From Rotherham to Grassington - The Story of Ding
Chapter 1: The Beginning of the End
Ding meticulously and systematically removed every last morsel of meat from his final chicken wing, as he'd done to every anaemic, battery farmed chicken wing throughout his life. He stripped the bone dry, much like Doncaster had stripped his soul dry these last 16 years.
He thought on that fateful Friday night, as he did every night, that 6 chicken wings was just too many. That's why he liked coming to KenLucky Fried Chicken on the outskirts of town. Because they did a 4 wing meal. Not only did he always finish 4 wings, but it was 47p cheaper than the chicken shop down the road, which only offered a 6 wing bucket.
This pleased him.
But he felt it did not please him as much as it used to only a few years ago. He knew he was deeply troubled right now, and not just because someone had sat in his usual corner seat in the chicken shop. The one he sat in every night, bollocks free commando in his combat trousers, manboobs hidden in under his charity shop bargain Gortex coat and shaggy jumper.
No, it wasn't the seating issue, even though it had nearly caused him to turn straight back round and leave the shop in an autistic shut down. His soul was recently being eaten up by something larger, a vast emptiness during his fifth decade on the earth. As he watched the young things stagger through the streets enjoying their weekends as northerners do, vomiting everywhere and chanting the latest popular songs, he was overcome with a great yearning.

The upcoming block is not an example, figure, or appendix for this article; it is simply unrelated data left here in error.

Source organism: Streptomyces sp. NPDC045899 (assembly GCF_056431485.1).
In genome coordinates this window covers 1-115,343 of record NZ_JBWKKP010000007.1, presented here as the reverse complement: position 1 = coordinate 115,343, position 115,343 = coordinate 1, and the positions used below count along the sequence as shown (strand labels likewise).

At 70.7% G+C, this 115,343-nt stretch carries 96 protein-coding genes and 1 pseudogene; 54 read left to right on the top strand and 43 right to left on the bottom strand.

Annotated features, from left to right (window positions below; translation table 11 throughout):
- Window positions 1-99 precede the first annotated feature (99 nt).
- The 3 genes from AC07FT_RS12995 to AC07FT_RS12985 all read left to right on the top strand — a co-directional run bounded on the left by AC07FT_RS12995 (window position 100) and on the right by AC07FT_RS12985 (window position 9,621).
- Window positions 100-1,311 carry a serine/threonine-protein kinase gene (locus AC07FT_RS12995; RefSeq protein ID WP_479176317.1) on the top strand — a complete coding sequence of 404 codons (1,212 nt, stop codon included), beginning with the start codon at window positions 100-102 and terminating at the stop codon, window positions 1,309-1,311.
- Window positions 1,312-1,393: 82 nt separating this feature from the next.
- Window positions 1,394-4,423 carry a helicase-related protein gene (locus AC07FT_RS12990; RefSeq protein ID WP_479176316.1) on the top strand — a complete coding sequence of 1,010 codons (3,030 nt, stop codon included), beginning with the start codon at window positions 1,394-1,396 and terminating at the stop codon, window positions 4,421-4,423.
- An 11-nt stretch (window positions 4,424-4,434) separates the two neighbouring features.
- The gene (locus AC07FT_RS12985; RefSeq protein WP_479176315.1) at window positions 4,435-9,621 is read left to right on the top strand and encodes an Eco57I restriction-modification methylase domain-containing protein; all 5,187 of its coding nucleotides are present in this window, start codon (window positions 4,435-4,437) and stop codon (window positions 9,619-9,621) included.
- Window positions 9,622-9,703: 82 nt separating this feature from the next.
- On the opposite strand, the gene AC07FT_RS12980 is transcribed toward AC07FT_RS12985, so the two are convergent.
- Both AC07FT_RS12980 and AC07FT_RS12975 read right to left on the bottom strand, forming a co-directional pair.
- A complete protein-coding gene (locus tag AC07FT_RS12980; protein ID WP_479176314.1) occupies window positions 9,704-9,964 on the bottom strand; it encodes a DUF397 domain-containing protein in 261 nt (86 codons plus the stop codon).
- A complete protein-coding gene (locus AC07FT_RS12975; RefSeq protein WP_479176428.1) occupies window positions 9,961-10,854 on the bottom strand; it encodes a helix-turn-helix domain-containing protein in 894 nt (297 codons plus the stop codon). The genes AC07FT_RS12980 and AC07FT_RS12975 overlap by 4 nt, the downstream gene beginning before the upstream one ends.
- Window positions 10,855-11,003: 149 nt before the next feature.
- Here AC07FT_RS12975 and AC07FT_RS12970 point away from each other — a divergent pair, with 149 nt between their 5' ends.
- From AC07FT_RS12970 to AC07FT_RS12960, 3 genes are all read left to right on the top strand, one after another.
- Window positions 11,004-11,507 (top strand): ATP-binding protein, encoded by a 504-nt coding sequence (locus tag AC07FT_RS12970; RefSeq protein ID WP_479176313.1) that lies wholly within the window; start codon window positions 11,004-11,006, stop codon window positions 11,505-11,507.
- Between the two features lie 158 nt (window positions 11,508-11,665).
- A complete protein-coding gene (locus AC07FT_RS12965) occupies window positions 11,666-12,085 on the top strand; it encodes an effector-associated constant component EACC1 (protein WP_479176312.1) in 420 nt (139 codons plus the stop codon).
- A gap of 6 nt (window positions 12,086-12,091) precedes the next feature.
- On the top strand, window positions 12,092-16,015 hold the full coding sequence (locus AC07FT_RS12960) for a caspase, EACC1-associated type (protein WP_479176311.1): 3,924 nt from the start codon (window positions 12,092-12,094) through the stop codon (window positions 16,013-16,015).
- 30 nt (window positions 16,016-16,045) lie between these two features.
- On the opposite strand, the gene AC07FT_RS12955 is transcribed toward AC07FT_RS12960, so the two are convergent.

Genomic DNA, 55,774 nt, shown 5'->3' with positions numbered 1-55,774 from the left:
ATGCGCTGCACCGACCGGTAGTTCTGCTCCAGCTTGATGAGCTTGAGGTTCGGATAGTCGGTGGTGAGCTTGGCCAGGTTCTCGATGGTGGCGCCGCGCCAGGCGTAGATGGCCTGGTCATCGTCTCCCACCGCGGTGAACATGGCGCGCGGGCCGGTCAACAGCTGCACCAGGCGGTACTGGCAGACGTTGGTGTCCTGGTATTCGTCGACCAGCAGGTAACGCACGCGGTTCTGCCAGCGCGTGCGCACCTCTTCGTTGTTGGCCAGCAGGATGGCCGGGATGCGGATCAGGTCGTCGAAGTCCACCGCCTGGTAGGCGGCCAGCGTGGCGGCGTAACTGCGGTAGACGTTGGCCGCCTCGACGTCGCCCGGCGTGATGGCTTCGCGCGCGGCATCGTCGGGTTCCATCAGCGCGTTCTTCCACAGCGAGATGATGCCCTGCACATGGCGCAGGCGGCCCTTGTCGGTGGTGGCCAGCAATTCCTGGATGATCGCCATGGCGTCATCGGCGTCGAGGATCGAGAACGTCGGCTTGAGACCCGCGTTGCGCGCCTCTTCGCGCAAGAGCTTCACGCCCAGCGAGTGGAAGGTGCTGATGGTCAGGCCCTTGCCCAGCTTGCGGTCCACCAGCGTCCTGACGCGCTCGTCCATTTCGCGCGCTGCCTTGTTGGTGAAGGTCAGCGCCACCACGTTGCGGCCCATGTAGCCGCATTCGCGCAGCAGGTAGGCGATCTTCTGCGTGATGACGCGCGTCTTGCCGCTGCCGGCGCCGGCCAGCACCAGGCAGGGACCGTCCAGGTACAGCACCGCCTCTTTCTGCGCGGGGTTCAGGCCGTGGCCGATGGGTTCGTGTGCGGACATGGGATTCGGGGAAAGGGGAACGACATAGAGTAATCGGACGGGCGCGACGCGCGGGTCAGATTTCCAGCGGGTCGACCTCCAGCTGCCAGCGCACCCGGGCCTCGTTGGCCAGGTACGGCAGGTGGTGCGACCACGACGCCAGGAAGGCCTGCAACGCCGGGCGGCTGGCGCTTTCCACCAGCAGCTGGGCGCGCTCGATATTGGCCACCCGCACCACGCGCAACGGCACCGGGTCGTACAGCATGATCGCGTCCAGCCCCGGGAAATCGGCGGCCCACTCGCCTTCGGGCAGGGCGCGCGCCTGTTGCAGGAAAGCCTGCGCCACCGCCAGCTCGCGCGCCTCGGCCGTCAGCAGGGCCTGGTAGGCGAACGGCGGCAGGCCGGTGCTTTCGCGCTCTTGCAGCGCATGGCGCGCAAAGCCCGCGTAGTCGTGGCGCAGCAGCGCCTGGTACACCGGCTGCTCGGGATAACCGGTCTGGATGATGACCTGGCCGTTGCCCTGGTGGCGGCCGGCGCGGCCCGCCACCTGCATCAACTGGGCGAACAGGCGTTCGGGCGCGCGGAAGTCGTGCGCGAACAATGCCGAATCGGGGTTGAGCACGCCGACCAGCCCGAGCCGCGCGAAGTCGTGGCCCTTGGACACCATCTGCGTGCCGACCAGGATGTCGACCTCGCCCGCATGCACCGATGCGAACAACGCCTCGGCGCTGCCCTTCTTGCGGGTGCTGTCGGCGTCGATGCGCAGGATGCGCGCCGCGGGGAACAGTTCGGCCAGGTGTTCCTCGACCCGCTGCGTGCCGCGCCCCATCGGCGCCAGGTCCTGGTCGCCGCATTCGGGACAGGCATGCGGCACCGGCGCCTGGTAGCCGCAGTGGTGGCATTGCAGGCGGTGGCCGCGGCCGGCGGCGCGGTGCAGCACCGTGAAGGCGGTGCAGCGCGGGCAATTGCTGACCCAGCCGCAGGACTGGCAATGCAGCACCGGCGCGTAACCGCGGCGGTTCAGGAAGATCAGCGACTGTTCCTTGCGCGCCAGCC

He was too old to fuck any of them, not that he ever had fucked a girl, even in his youth. After all these years of virginity, although fairly certain he was not a homosexual, he'd even have taken home one of the supple 18 year old delinquent lads who also frequented the chicken shop, just to feel another's skin on his.
Who am I kidding, Ding thought. I miss the Corner. I miss the old gang. MikeD, Yariman, Snatch and I. The Four Musketeers as we used to call ourselves. Very droll. He laughed to himself.
But I can't go back, I know I can't. It was all just too crushing. After the days of calm and acceptance following the Cliques ban, he had been the happiest he'd ever been. Then when the days turned into months he'd been ecstatic. A transcendental wave of joy had swept over him, keeping him warm in the bedsit when the meter ran out.
The cliques return had destroyed his soul. Killed his desire to any of the things he'd enjoyed before; the multi-quoting, the catchphrases, the train-spotting. He'd cried and cried, shitting the bed where he lay for days and days, not cleaning it up. His sour faced Bulgarian social worker had been furious after the bank holiday when he returned to the flat, but he had been too broken to even offer an apology.
He tried to cast his mind back to the happier times; that year at Skipton High School when he found a small cupboard he could hide in to escape the merciless bullying. The data entry role in the little office sat on its own outside the Bradford bypass. The brief stint as a window cleaner at the old people's home, where 'Batty' Beatrice would sometimes show him her blurt from her wheelchair whilst he soaped the windows.
More to follow next week.